a, where she was serving as housemother at a
f the Alpha Chi Omega sorority.
said she decided to leave her career as a trauma
become a housemother in the Greek system
she "was getting really tired of the corporate
said she decided to accept an offer from the

Beta Theta Pi fraternity in part because she feels her
personality meshes well with the overall personality of
the house.
"I wanted to go somewhere that wanted a mother," not a
house that required one, Patrick said.
Patrick's duties at the Beta Theta Pi house consist main-
ly of managing the household. She oversees the kitchen
staff, orders the food and ensures that the house activities
run smoothly.
"Things I do can be anything from putting on a Band
Aid to baking cookies at night," Patrick said.
Patrick emphasized that the fraternity members run the
chapter.
Members said Patrick has been a welcome addition to
their house.
"Anne fulfills a lot of roles for us," said Beta Theta Pi
Vice President David Singer, an LSA sophomore. "It's the
little things that someone like Anne does."
Don De Fosset, the house's co-rush chair, said having a
housemother on the premises continues Beta Theta Pi's
proactive tradition.
"Our house is the best it's been in a long time," said De
Fosset. an Engineering sophomore. "We're always pio-
See MOM, Page 7

I I

New opportunities

reate 'U' legal firm

ident will oversee all the University's legal activities.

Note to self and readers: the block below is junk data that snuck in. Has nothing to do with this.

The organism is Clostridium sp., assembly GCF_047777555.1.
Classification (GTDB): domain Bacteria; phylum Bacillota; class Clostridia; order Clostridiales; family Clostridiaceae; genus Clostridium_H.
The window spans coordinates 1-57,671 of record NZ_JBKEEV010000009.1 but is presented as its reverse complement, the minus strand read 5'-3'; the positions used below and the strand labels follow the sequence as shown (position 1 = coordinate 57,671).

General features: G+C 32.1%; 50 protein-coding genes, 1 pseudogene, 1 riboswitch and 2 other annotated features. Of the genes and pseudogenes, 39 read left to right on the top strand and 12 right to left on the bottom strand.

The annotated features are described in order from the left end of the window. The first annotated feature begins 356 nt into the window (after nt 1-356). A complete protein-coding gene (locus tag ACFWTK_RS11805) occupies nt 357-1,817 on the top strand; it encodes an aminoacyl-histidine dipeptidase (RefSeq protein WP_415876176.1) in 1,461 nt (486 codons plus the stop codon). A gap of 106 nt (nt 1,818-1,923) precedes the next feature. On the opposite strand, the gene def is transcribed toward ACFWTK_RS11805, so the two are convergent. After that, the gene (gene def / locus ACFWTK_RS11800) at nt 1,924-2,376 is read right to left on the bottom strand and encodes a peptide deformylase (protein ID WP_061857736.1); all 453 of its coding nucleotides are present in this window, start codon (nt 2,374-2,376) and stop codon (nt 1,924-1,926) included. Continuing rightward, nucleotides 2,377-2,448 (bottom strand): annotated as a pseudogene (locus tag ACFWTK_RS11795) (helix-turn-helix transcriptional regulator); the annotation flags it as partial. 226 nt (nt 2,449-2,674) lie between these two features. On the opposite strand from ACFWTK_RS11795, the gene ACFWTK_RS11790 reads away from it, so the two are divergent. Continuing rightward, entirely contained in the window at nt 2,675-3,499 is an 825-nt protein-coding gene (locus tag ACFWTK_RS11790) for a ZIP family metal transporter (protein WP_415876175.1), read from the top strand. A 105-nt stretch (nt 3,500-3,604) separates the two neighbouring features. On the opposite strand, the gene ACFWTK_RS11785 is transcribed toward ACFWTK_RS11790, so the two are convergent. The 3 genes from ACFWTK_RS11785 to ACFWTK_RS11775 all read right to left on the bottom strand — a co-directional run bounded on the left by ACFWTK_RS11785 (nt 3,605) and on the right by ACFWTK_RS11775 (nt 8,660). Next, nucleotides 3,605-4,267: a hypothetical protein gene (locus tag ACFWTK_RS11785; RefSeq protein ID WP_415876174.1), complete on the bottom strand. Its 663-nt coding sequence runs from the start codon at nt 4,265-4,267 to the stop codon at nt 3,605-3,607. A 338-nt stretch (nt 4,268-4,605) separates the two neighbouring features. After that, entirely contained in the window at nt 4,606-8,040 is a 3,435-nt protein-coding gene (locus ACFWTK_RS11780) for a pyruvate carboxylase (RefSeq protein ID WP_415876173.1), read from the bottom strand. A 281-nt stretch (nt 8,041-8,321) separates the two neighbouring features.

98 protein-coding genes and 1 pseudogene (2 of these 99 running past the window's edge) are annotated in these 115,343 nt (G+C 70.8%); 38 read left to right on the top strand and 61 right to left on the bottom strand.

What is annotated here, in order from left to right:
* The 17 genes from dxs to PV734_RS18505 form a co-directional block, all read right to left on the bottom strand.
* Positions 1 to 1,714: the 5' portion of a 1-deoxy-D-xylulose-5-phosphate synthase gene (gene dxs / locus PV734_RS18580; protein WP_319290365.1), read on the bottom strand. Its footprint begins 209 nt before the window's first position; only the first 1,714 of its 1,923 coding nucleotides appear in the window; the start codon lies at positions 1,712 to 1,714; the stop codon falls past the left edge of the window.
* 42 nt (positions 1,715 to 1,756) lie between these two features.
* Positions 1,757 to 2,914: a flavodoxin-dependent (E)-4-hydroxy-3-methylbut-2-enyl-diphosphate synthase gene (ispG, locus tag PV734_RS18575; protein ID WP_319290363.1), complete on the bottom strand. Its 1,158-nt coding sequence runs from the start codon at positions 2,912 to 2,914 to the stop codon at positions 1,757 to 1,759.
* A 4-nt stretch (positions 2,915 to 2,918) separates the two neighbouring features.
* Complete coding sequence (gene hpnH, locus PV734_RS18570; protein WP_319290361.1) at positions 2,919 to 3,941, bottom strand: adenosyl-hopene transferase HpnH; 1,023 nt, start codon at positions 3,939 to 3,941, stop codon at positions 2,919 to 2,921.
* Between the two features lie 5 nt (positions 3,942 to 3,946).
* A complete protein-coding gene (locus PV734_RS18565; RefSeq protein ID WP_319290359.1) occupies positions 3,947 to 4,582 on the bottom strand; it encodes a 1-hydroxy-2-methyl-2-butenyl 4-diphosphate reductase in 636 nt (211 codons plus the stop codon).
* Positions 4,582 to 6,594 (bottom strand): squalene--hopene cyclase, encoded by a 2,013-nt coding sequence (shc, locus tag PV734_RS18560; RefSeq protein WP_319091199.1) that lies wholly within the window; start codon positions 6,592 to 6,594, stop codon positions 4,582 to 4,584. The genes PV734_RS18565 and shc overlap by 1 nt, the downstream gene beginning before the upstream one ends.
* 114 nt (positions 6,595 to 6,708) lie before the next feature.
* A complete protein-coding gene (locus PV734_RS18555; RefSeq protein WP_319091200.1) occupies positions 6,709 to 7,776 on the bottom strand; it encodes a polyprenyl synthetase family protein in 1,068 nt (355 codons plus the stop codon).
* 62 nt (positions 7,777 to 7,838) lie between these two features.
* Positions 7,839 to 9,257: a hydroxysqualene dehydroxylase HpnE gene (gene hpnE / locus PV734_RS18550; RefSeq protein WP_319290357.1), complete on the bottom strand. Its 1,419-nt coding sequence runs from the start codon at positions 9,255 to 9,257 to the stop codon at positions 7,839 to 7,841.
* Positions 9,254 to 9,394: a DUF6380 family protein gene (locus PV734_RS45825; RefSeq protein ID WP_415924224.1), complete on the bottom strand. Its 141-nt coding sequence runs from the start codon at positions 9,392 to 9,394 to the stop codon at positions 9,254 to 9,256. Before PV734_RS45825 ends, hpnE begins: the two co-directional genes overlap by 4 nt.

If Bollinger's new plan is approved, the executive
and a staff would be in charge of linking each of the
University's different legal functions.
Bollinger also spoke briefly about the state of the
two affirmative action lawsuits filed against the
University last semester.
"The lawsuits are just entering the discovery phase,"
he said.
The cases should begin to unfold in about six
months, Bollinger said. The University community
should remain actively involved throughout every
phase of the lawsuit, he said.

demic leaders.
While there are two separate cases, one against the
University's Law School and the other against LSA,
Bollinger said the possibility of the consolidation of
both cases down the road is not out of the question.
Bollinger said unifying departmental legal' staffs
would help the University defend itself against both
suits.
Another concern of the faculty members at the
meeting was the University's tenure review policy.
Bollinger defended the current tenure system,
stating that current "rigorous" annual reviews of
tenured faculty members did more harm than

I ~ - I

Back to Top

© 2020 Regents of the University of Michigan